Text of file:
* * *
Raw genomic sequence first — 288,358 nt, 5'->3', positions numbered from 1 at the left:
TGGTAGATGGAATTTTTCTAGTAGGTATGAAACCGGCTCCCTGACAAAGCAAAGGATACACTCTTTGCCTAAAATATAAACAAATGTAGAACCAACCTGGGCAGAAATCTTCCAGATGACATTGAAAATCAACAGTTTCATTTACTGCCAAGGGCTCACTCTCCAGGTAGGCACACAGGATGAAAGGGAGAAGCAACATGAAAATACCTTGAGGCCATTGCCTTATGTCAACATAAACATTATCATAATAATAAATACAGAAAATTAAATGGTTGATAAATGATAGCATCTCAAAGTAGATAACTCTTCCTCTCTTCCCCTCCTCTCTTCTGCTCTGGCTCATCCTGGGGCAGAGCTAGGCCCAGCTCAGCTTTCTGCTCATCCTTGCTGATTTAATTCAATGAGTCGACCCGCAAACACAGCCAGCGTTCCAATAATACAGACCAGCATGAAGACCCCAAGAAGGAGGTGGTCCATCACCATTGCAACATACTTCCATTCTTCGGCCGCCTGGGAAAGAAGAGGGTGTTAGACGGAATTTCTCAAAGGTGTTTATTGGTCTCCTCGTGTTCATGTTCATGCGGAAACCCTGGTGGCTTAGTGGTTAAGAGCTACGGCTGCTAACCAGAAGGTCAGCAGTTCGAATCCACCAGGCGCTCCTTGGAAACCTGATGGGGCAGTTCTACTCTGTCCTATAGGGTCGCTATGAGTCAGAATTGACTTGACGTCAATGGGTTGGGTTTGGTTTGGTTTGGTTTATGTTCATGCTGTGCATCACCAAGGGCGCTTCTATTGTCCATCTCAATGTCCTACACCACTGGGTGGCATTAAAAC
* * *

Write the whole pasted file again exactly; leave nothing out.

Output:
Raw genomic sequence first — 288,358 nt, 5'->3', positions numbered from 1 at the left:
TGGTAGATGGAATTTTTCTAGTAGGTATGAAACCGGCTCCCTGACAAAGCAAAGGATACACTCTTTGCCTAAAATATAAACAAATGTAGAACCAACCTGGGCAGAAATCTTCCAGATGACATTGAAAATCAACAGTTTCATTTACTGCCAAGGGCTCACTCTCCAGGTAGGCACACAGGATGAAAGGGAGAAGCAACATGAAAATACCTTGAGGCCATTGCCTTATGTCAACATAAACATTATCATAATAATAAATACAGAAAATTAAATGGTTGATAAATGATAGCATCTCAAAGTAGATAACTCTTCCTCTCTTCCCCTCCTCTCTTCTGCTCTGGCTCATCCTGGGGCAGAGCTAGGCCCAGCTCAGCTTTCTGCTCATCCTTGCTGATTTAATTCAATGAGTCGACCCGCAAACACAGCCAGCGTTCCAATAATACAGACCAGCATGAAGACCCCAAGAAGGAGGTGGTCCATCACCATTGCAACATACTTCCATTCTTCGGCCGCCTGGGAAAGAAGAGGGTGTTAGACGGAATTTCTCAAAGGTGTTTATTGGTCTCCTCGTGTTCATGTTCATGCGGAAACCCTGGTGGCTTAGTGGTTAAGAGCTACGGCTGCTAACCAGAAGGTCAGCAGTTCGAATCCACCAGGCGCTCCTTGGAAACCTGATGGGGCAGTTCTACTCTGTCCTATAGGGTCGCTATGAGTCAGAATTGACTTGACGTCAATGGGTTGGGTTTGGTTTGGTTTGGTTTATGTTCATGCTGTGCATCACCAAGGGCGCTTCTATTGTCCATCTCAATGTCCTACACCACTGGGTGGCATTAAAAC